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CFL Players’ Association ratifies new contract with CFL

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By Dan Ralph

The CFL Players’ Association ratified its new collective bargaining agreement with the CFL on Thursday night.

The CFLPA made the announcement via email. The players’ vote came hours after the two sides hammered out a seven-year tentative agreement.

The ratification came two days after CFL commissioner Randy Ambrosie unveiled the league’s final offer to its players.

The deal must also be ratified by the CFL board of governors, but that’s not expected to be an issue. With the players accepting the agreement, the league’s exhibition season will open on time Friday night.

“We are pleased that players have now ratified a new collective bargaining agreement between the CFL and CFLPA,” Ambrosie said in a statement. “The CFL’s board of governors will conduct its ratification vote shortly.

“We look forward to a successful season — including pre-season games this weekend — and a long and productive partnership with our players.”

The CFLPA didn’t provide overall voting results. Players on six of the nine CFL teams had to accept the deal for it be ratified, with the required margin being at least 50 per cent plus one of ballots in favour.

On Monday, the players voted against a tentative deal that the union had recommended they accept. The CFLPA also recommended the ratification of Thursday’s tentative agreement.

According to sources, CFL teams will have seven Canadian starters and 21 in total on rosters this year. In 2023, that number increases to eight with one being a nationalized Canadian — an American who has spent either five years in the CFL or at least three with the same team.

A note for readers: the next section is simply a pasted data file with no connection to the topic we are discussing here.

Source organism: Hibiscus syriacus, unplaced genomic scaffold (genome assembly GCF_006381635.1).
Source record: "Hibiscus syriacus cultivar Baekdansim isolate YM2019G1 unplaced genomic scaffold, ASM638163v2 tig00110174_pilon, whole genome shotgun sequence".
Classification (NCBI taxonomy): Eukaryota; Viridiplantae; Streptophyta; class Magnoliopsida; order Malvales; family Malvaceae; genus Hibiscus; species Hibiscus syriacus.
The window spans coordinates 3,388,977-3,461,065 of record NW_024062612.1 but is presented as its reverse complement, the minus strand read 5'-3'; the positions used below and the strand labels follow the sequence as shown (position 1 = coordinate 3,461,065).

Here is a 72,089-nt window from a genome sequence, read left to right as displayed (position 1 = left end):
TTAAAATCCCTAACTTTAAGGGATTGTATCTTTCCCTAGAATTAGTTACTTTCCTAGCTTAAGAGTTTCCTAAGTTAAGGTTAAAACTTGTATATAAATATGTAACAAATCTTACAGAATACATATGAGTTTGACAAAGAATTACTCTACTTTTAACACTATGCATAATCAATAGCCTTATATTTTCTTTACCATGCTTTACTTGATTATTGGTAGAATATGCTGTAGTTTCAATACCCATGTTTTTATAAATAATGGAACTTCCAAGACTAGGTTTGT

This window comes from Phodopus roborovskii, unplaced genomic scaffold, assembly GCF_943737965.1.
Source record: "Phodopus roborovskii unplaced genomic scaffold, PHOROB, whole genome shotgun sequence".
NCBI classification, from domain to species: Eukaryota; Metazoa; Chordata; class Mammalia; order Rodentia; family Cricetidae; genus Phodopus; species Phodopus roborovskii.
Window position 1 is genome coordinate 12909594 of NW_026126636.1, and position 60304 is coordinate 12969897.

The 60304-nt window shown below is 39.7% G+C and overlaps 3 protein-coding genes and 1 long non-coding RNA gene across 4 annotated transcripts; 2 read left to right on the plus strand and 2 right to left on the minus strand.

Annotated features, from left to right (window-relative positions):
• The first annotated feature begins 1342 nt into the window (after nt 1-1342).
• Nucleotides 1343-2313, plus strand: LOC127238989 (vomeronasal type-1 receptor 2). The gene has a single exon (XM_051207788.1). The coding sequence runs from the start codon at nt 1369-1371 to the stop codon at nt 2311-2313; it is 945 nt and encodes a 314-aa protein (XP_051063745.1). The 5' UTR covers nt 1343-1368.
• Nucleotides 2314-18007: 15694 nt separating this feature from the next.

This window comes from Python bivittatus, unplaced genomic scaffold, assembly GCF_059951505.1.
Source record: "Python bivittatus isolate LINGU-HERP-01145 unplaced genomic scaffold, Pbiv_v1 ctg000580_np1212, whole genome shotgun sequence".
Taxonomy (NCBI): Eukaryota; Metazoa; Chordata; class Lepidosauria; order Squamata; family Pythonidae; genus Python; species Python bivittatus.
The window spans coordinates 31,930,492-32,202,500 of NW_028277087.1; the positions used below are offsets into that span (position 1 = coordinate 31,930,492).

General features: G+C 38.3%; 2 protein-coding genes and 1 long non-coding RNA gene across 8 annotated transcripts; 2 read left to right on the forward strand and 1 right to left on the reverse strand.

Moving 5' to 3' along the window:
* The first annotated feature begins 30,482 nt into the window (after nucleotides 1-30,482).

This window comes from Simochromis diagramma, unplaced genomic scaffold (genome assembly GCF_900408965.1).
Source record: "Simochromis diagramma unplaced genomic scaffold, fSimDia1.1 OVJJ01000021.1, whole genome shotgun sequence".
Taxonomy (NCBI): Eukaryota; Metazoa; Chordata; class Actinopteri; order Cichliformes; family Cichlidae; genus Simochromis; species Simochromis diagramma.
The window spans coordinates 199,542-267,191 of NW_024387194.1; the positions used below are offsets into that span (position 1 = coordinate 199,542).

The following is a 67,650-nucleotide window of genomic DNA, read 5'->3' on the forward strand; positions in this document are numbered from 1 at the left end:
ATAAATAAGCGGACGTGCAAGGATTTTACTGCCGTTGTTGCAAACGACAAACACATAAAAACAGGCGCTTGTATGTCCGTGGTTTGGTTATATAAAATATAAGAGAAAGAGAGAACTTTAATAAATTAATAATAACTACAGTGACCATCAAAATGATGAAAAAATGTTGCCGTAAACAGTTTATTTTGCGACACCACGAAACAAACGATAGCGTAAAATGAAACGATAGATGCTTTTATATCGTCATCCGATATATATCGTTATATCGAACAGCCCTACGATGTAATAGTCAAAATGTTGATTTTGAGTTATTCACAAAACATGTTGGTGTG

Clubs will also be able to rotate two nationalized Canadians for up to 49 per cent of snaps. Teams can move to three nationalized Canadians in 2024 but the two franchises that play the most Canadians at the end of the season will receive additional second-round draft picks.

And the seven pure Canadian starters per game will remain intact throughout the term of deal, which can be reopened after five years when the CFL’s broadcast agreement with TSN expires.

The sources spoke on the condition of anonymity as neither the league nor union have provided specific details of the new agreement.

The sources also said the CFL will provide $1.225 million in a ratification pool for players. The salary cap this year will remain at $5.35 million and increase to $5.51 million in 2023. It will be $5.99 million in 2028.

Minimum salaries for global, national (Canadian) and American players will be consistent. The figure will increase from $65,000 to $70,000 next year and $75,000 in 2027.